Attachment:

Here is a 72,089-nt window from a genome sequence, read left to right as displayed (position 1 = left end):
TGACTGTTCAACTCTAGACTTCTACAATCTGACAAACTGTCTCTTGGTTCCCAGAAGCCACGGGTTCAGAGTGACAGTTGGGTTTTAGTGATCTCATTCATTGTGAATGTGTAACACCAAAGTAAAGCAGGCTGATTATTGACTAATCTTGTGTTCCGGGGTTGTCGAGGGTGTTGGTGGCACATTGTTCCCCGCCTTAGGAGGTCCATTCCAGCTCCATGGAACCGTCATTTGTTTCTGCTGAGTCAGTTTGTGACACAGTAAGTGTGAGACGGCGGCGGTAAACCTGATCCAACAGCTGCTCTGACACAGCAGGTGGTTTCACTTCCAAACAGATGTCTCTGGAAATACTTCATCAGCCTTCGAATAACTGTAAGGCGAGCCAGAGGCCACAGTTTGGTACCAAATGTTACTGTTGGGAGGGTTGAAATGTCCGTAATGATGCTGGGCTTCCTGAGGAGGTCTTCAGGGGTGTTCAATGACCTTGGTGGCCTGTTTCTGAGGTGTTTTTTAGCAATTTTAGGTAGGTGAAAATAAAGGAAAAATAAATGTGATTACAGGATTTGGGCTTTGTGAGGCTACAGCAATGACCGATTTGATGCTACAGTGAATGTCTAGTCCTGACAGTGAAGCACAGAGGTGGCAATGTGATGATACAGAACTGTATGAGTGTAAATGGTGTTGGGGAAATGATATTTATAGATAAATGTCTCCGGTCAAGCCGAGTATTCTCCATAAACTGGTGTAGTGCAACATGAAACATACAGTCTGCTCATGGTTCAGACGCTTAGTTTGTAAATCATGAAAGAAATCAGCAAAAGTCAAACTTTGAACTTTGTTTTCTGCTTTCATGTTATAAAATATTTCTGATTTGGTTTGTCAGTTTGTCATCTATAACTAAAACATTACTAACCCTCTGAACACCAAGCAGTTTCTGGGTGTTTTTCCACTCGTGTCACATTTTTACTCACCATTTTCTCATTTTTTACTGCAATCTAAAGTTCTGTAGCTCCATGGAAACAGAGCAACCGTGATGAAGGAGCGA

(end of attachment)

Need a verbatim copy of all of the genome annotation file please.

Here is a 72,089-nt window from a genome sequence, read left to right as displayed (position 1 = left end):
TGACTGTTCAACTCTAGACTTCTACAATCTGACAAACTGTCTCTTGGTTCCCAGAAGCCACGGGTTCAGAGTGACAGTTGGGTTTTAGTGATCTCATTCATTGTGAATGTGTAACACCAAAGTAAAGCAGGCTGATTATTGACTAATCTTGTGTTCCGGGGTTGTCGAGGGTGTTGGTGGCACATTGTTCCCCGCCTTAGGAGGTCCATTCCAGCTCCATGGAACCGTCATTTGTTTCTGCTGAGTCAGTTTGTGACACAGTAAGTGTGAGACGGCGGCGGTAAACCTGATCCAACAGCTGCTCTGACACAGCAGGTGGTTTCACTTCCAAACAGATGTCTCTGGAAATACTTCATCAGCCTTCGAATAACTGTAAGGCGAGCCAGAGGCCACAGTTTGGTACCAAATGTTACTGTTGGGAGGGTTGAAATGTCCGTAATGATGCTGGGCTTCCTGAGGAGGTCTTCAGGGGTGTTCAATGACCTTGGTGGCCTGTTTCTGAGGTGTTTTTTAGCAATTTTAGGTAGGTGAAAATAAAGGAAAAATAAATGTGATTACAGGATTTGGGCTTTGTGAGGCTACAGCAATGACCGATTTGATGCTACAGTGAATGTCTAGTCCTGACAGTGAAGCACAGAGGTGGCAATGTGATGATACAGAACTGTATGAGTGTAAATGGTGTTGGGGAAATGATATTTATAGATAAATGTCTCCGGTCAAGCCGAGTATTCTCCATAAACTGGTGTAGTGCAACATGAAACATACAGTCTGCTCATGGTTCAGACGCTTAGTTTGTAAATCATGAAAGAAATCAGCAAAAGTCAAACTTTGAACTTTGTTTTCTGCTTTCATGTTATAAAATATTTCTGATTTGGTTTGTCAGTTTGTCATCTATAACTAAAACATTACTAACCCTCTGAACACCAAGCAGTTTCTGGGTGTTTTTCCACTCGTGTCACATTTTTACTCACCATTTTCTCATTTTTTACTGCAATCTAAAGTTCTGTAGCTCCATGGAAACAGAGCAACCGTGATGAAGGAGCGA